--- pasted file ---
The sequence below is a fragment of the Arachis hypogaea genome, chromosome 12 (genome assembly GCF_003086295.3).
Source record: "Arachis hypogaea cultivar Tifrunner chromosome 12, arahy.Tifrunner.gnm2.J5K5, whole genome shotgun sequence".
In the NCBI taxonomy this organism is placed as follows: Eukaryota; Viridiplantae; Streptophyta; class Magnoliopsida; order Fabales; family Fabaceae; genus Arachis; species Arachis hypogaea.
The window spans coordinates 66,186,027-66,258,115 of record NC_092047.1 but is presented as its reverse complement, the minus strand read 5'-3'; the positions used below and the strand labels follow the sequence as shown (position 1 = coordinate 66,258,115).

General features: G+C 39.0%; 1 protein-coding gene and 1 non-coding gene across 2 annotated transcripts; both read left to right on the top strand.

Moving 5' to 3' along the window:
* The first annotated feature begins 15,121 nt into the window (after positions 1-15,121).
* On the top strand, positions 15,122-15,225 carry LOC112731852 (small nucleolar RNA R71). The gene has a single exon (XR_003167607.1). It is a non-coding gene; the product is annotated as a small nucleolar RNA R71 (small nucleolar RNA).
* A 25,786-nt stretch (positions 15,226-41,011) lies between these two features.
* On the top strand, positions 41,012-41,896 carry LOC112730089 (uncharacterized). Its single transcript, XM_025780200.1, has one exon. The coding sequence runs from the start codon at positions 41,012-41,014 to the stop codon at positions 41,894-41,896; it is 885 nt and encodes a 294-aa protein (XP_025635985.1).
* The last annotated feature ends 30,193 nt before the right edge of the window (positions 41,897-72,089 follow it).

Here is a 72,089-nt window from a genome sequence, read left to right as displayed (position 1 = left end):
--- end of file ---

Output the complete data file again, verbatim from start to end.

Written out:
The sequence below is a fragment of the Arachis hypogaea genome, chromosome 12 (genome assembly GCF_003086295.3).
Source record: "Arachis hypogaea cultivar Tifrunner chromosome 12, arahy.Tifrunner.gnm2.J5K5, whole genome shotgun sequence".
In the NCBI taxonomy this organism is placed as follows: Eukaryota; Viridiplantae; Streptophyta; class Magnoliopsida; order Fabales; family Fabaceae; genus Arachis; species Arachis hypogaea.
The window spans coordinates 66,186,027-66,258,115 of record NC_092047.1 but is presented as its reverse complement, the minus strand read 5'-3'; the positions used below and the strand labels follow the sequence as shown (position 1 = coordinate 66,258,115).

General features: G+C 39.0%; 1 protein-coding gene and 1 non-coding gene across 2 annotated transcripts; both read left to right on the top strand.

Moving 5' to 3' along the window:
* The first annotated feature begins 15,121 nt into the window (after positions 1-15,121).
* On the top strand, positions 15,122-15,225 carry LOC112731852 (small nucleolar RNA R71). The gene has a single exon (XR_003167607.1). It is a non-coding gene; the product is annotated as a small nucleolar RNA R71 (small nucleolar RNA).
* A 25,786-nt stretch (positions 15,226-41,011) lies between these two features.
* On the top strand, positions 41,012-41,896 carry LOC112730089 (uncharacterized). Its single transcript, XM_025780200.1, has one exon. The coding sequence runs from the start codon at positions 41,012-41,014 to the stop codon at positions 41,894-41,896; it is 885 nt and encodes a 294-aa protein (XP_025635985.1).
* The last annotated feature ends 30,193 nt before the right edge of the window (positions 41,897-72,089 follow it).

Here is a 72,089-nt window from a genome sequence, read left to right as displayed (position 1 = left end):